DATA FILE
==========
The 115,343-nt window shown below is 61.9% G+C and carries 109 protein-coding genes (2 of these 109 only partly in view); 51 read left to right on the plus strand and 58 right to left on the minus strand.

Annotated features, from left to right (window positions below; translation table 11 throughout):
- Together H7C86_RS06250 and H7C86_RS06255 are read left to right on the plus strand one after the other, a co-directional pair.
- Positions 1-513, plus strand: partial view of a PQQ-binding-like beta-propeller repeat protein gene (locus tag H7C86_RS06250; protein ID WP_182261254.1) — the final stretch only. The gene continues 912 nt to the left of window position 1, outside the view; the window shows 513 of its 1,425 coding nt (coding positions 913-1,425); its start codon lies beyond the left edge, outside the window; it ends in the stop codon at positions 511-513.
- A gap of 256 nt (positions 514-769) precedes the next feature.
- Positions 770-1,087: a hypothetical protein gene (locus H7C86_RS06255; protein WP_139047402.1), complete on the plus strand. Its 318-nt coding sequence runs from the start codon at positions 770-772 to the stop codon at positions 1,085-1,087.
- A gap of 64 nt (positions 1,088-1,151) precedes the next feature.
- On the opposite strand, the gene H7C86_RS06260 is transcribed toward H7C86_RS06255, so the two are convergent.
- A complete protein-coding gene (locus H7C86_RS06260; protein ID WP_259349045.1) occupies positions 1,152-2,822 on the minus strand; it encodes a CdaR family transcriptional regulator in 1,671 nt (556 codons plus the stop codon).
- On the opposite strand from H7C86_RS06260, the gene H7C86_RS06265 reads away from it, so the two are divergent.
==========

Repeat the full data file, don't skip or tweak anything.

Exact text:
The 115,343-nt window shown below is 61.9% G+C and carries 109 protein-coding genes (2 of these 109 only partly in view); 51 read left to right on the plus strand and 58 right to left on the minus strand.

Annotated features, from left to right (window positions below; translation table 11 throughout):
- Together H7C86_RS06250 and H7C86_RS06255 are read left to right on the plus strand one after the other, a co-directional pair.
- Positions 1-513, plus strand: partial view of a PQQ-binding-like beta-propeller repeat protein gene (locus tag H7C86_RS06250; protein ID WP_182261254.1) — the final stretch only. The gene continues 912 nt to the left of window position 1, outside the view; the window shows 513 of its 1,425 coding nt (coding positions 913-1,425); its start codon lies beyond the left edge, outside the window; it ends in the stop codon at positions 511-513.
- A gap of 256 nt (positions 514-769) precedes the next feature.
- Positions 770-1,087: a hypothetical protein gene (locus H7C86_RS06255; protein WP_139047402.1), complete on the plus strand. Its 318-nt coding sequence runs from the start codon at positions 770-772 to the stop codon at positions 1,085-1,087.
- A gap of 64 nt (positions 1,088-1,151) precedes the next feature.
- On the opposite strand, the gene H7C86_RS06260 is transcribed toward H7C86_RS06255, so the two are convergent.
- A complete protein-coding gene (locus H7C86_RS06260; protein ID WP_259349045.1) occupies positions 1,152-2,822 on the minus strand; it encodes a CdaR family transcriptional regulator in 1,671 nt (556 codons plus the stop codon).
- On the opposite strand from H7C86_RS06260, the gene H7C86_RS06265 reads away from it, so the two are divergent.